Audio Space is distributed by GINI Systems of Pomona, CA. They were showing the Audio Space Reference 3.1 300B-21W integrated amp with MM phono ($4,290), the CDP-8A tubed CD player ($1,290), and the DAC-US ($3,000). This was being played by the LS-3/5A monitor loudspeaker ($1,790/pair) which I reviewed, but now they were sitting atop the SW01A subwoofer ($1,190/pair). I have to say the subs helped this speaker in every way from what I remembered them sounding like in my room.
This AudioVision San Francisco room featured Margules Audio with their new TT-10 turntable ($1,800 w/arm, projected price), their SF220R preamp ($3,000) and phono stage ($450), Simaudio 380d DAC ($3,900), Dynaudio‘s excellent Focus 340 loudspeakers ($7,499/pair) and the incredibly little Audioquest DragonFly USB DAC ($249). This system was simply one of the best sounds for the dollar at the show.
Right across the lobby from the sign in area was a large suite shared by Sony and Cookie Marenco’s Blue Coast Records/OTR Studios. Blue Coast Records hosted the only live music performances of the show, which were recorded live to DSD by Marenco and her crew and then played back over the Sony SS-AR1 speakers. These recordings will be available for downloading after August 10 from bluecoastrecords.com.
Other than visiting with friends and making new ones this was my favorite part of the show. they had six live performances and I enjoyed all five I was there for.
In the rear portion of this suite Yuki Sugiara, Sony Senior Production Manager was debuting the new SonySS-AR2 loudspeaker ($20,000/pair). They were driven by the Luxman B-1000f monoblocks ($55,000/pair), their C-1000f preamp ($33,000), and their D-08 SACD player($17,000).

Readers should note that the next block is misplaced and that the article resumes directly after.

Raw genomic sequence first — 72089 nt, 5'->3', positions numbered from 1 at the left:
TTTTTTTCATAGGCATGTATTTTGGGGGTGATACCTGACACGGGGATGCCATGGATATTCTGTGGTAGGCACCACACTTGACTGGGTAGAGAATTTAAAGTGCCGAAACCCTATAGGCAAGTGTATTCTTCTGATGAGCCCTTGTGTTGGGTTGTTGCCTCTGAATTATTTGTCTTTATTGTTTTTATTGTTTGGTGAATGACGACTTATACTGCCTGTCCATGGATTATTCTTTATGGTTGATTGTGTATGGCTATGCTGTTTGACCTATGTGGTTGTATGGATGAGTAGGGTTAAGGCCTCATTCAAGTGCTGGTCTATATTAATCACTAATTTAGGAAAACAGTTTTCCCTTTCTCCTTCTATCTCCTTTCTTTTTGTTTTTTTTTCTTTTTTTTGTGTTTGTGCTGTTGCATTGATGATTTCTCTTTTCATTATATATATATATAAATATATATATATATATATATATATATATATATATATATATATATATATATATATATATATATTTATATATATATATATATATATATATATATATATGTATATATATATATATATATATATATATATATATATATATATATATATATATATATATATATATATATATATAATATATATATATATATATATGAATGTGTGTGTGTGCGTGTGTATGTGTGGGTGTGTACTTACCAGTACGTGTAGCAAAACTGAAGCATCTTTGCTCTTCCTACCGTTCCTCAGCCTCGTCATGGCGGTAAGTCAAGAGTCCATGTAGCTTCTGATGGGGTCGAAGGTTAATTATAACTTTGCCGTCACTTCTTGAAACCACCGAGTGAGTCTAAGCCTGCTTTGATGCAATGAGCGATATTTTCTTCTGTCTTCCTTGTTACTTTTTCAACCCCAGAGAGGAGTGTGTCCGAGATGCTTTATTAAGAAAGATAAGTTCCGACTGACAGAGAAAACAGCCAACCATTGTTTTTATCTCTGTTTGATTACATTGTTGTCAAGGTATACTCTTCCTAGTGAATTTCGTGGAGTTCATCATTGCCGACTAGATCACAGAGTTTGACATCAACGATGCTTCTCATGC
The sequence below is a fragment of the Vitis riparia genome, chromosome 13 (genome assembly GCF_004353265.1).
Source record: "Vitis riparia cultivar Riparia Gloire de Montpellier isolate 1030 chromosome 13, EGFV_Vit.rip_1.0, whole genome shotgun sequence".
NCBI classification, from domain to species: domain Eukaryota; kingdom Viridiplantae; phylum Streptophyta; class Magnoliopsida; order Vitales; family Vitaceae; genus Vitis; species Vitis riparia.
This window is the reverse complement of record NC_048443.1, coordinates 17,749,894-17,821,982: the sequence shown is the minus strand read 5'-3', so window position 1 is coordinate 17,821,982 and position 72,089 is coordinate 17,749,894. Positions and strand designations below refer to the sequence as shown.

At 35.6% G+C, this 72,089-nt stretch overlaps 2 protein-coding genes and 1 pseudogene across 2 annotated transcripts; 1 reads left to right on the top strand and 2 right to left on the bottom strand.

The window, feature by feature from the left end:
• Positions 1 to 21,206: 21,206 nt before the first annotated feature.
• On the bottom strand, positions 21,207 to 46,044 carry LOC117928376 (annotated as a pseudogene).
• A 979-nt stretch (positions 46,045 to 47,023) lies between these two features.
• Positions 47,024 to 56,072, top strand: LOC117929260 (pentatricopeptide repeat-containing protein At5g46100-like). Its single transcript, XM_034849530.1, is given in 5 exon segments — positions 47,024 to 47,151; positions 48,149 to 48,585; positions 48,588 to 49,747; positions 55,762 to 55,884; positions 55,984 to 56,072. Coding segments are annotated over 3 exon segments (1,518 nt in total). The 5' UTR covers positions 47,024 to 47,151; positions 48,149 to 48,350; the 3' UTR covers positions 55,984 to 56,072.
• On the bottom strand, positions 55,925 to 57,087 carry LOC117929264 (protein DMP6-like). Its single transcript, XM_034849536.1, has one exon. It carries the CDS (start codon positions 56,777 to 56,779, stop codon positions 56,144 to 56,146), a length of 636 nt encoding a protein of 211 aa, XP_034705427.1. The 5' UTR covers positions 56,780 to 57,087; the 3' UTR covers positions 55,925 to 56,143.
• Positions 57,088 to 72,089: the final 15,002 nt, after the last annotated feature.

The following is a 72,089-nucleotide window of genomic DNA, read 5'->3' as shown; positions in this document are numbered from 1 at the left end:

A father-and-son team called Burwell & Sons from San Mateo has taken the same vintage Altec 15″ woofers and compression horn drivers that are highly priced in audio lore, and placed them in one-of-a-kind handmade English Walnut enclosures.The wood is sourced in Califonia’s Central Valley, and bundled the pair of Homage Series loudspeakers for what they call a one of a kind collectible. If you chooe to collect them it’s a cool $80,000. The pair at the show had woofers which came from the Fairmont Hotel, where they were in use 60 years ago.
The now familiar combination of deHavilland electronics and Sonist loudspeakers were sounding as wonderfully musical as ever. Playing were the Sonist Concerto 4 all-wood loudspeakers ($5,895/pair) fed by deHavilland’s 50-A monoblocks ($10,200/pair) and Mercury III preamp ($4,495). A Cary 306 CD/SACD and Snake River Audio cabling. This is always one of my favorite rooms at any show.
When I asked again when I could review the 50-As, Kara said when they were back ordered. This speaks to how good these amps are and that they are each one literally handmade by Kara herself, including most of the machining.
Peder Beckman of Electrocompaniet is one of the really good guys in audio. Electrocompaniet had two adjacent rooms. The first was all-Electrocompaniet featuring their Nordic Tone Model 1 Reference loudspeaker ($29,500) driven by their AW250-R stereo amplifier ($9999) and their preamp and CD player.
In the adjacent room they were featuring the Brodmann Acoustics VC7 ($20,000/pair) and VC2 loudspeakers. They were powered by Electrocompaniet’s lower-priced ECI-6D and EMP-2 High Res Multi-Format player, with Stillpoints speaker isolators and MIT cables and power rounding out the chain. This is a sound that may differer from many audiophile systems, but show and show again I find it incredible on classical music.
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